State public defense systems are supposed to provide effective counsel for indigent clients — a requirement of the U.S. Constitution. But a draft report obtained by OPB concludes that Oregon’s system is so bureaucratic and structurally flawed that it can’t guarantee clients are getting the defense they’re owed. …. The Legislature authorized the money for the report, which cost $193,990. Carroll’s group got to work in March, studying nine counties in depth that ranged from Harney to Multnomah. The findings are bleak. The state lacks oversight of attorneys with whom it contracts to provide public defense services. And the way it pays attorneys encourages them to deal with cases as quickly as possible…..

He’s Built an Empire, With Detained Migrant Children as the Bricks

Source: Kim Barker, Nicholas Kulish and Rebecca R. Ruiz, New York Times, December 2, 2018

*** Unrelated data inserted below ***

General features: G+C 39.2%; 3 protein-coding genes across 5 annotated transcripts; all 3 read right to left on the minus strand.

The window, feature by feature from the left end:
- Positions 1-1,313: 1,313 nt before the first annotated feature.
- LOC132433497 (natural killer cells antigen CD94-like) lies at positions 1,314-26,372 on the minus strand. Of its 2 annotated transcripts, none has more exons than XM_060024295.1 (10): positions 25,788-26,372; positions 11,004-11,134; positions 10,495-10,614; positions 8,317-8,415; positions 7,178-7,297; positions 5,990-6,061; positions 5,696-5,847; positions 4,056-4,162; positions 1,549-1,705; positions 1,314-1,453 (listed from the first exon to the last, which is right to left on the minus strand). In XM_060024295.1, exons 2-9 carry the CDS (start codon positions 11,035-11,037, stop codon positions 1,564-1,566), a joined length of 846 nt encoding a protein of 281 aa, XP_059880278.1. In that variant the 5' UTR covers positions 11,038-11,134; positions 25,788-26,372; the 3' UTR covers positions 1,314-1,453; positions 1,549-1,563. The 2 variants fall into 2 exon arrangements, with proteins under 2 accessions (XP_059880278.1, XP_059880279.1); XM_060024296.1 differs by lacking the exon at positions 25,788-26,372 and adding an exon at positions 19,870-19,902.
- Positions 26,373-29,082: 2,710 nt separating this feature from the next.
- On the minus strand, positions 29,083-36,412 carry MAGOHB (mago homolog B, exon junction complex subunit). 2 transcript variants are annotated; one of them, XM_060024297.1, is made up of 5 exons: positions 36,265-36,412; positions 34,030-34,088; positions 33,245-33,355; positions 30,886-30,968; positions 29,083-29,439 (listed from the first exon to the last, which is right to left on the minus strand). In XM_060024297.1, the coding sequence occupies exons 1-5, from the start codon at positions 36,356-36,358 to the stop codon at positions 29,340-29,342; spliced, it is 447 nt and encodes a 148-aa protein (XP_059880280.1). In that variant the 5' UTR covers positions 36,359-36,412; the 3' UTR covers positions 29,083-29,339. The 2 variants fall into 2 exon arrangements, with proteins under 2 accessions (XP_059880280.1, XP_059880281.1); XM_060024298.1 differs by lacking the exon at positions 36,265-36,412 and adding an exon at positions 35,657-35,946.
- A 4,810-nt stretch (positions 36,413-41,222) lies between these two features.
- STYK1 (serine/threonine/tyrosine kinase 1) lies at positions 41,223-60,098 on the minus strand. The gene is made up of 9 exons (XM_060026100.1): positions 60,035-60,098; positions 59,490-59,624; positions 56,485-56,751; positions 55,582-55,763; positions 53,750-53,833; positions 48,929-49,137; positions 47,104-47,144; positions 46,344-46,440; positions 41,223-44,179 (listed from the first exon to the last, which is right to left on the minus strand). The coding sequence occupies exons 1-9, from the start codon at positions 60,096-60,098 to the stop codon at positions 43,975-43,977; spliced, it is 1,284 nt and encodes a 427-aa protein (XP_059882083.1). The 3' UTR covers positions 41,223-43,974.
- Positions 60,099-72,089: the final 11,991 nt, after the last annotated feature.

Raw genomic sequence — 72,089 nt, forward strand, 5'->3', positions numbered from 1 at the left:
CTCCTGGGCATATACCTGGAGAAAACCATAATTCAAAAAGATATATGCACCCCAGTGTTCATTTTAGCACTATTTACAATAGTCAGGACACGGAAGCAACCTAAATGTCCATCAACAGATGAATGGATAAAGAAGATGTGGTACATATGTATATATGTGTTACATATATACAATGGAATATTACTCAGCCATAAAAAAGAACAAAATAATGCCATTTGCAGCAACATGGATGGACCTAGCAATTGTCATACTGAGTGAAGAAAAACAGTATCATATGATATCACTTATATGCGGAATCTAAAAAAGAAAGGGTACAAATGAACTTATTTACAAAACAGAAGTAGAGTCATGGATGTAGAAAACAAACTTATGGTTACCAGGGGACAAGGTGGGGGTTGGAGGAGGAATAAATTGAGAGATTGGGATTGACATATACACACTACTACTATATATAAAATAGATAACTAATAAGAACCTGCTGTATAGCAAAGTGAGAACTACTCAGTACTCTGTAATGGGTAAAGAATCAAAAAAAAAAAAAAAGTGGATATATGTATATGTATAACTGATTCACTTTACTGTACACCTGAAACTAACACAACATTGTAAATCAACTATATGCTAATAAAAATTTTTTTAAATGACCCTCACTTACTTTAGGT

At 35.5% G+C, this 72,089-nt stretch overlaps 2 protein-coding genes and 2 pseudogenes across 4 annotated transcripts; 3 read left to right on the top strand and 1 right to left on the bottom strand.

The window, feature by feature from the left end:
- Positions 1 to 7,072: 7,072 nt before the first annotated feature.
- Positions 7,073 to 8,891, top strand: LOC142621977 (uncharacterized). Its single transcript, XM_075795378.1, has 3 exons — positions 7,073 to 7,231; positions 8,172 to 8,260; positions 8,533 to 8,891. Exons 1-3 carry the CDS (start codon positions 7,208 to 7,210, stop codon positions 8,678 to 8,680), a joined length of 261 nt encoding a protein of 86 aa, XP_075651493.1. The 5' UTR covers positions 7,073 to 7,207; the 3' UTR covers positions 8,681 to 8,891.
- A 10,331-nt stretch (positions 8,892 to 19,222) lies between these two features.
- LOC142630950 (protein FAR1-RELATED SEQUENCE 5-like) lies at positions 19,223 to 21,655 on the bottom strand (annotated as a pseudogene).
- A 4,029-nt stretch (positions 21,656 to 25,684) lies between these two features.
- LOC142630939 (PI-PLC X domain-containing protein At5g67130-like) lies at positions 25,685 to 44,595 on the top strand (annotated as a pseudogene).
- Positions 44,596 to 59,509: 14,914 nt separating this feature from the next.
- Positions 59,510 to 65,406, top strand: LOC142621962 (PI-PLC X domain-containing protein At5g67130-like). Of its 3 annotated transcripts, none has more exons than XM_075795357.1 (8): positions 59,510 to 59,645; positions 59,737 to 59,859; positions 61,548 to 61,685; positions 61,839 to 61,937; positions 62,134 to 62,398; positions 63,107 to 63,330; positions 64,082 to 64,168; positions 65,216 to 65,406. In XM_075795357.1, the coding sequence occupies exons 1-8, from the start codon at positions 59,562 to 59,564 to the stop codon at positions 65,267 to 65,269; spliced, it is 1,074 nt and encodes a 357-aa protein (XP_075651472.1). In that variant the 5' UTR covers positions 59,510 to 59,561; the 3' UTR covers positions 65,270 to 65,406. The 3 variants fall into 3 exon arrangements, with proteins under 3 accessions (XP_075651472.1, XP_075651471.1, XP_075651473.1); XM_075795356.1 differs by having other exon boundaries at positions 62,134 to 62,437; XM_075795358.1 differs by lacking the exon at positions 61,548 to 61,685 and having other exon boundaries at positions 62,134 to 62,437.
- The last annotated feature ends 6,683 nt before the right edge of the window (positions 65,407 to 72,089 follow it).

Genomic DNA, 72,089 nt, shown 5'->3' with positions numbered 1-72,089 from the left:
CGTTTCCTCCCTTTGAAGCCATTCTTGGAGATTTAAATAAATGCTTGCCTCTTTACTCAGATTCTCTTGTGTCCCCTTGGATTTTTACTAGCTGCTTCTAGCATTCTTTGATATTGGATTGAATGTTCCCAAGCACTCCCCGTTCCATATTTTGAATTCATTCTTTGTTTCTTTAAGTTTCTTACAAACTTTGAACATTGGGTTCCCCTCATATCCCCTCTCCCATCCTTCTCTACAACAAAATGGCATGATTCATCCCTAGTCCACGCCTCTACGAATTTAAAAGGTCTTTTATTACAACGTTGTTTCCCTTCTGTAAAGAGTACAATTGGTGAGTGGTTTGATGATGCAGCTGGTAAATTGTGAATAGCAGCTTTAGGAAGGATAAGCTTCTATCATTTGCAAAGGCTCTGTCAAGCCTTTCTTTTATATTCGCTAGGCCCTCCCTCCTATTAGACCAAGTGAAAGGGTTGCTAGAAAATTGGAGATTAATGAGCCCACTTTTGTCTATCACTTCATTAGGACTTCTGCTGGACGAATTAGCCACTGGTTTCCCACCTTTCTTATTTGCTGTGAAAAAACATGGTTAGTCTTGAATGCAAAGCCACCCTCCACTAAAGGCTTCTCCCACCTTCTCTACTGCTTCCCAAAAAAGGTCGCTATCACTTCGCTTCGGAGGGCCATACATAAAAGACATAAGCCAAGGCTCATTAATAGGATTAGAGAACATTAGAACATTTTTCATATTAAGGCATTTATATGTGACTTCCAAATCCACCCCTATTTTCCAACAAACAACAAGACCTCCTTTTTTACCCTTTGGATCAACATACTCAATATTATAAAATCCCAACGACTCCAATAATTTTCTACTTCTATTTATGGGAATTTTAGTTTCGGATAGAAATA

The founder of Southwest Key made millions from housing migrant children. His nonprofit has stockpiled taxpayer dollars and possibly engaged in self-dealing with top executives. … Mr. Sanchez has built an empire on the back of a crisis. His organization, Southwest Key Programs, now houses more migrant children than any other in the nation. Casting himself as a social-justice warrior, he calls himself El Presidente, a title inscribed outside his office and on the government contracts that helped make him rich. Southwest Key has collected $1.7 billion in federal grants in the past decade, including $626 million in the past year alone. But as it has grown, tripling its revenue in three years, the organization has left a record of sloppy management and possible financial improprieties, according to dozens of interviews and an examination of documents. It has stockpiled tens of millions of taxpayer dollars with little government oversight and possibly engaged in self-dealing with top executives. …Southwest Key has created a web of for-profit companies — construction, maintenance, food services and even a florist — that has funneled money back to the charity through high management fees and helps it circumvent government limits on executive pay. …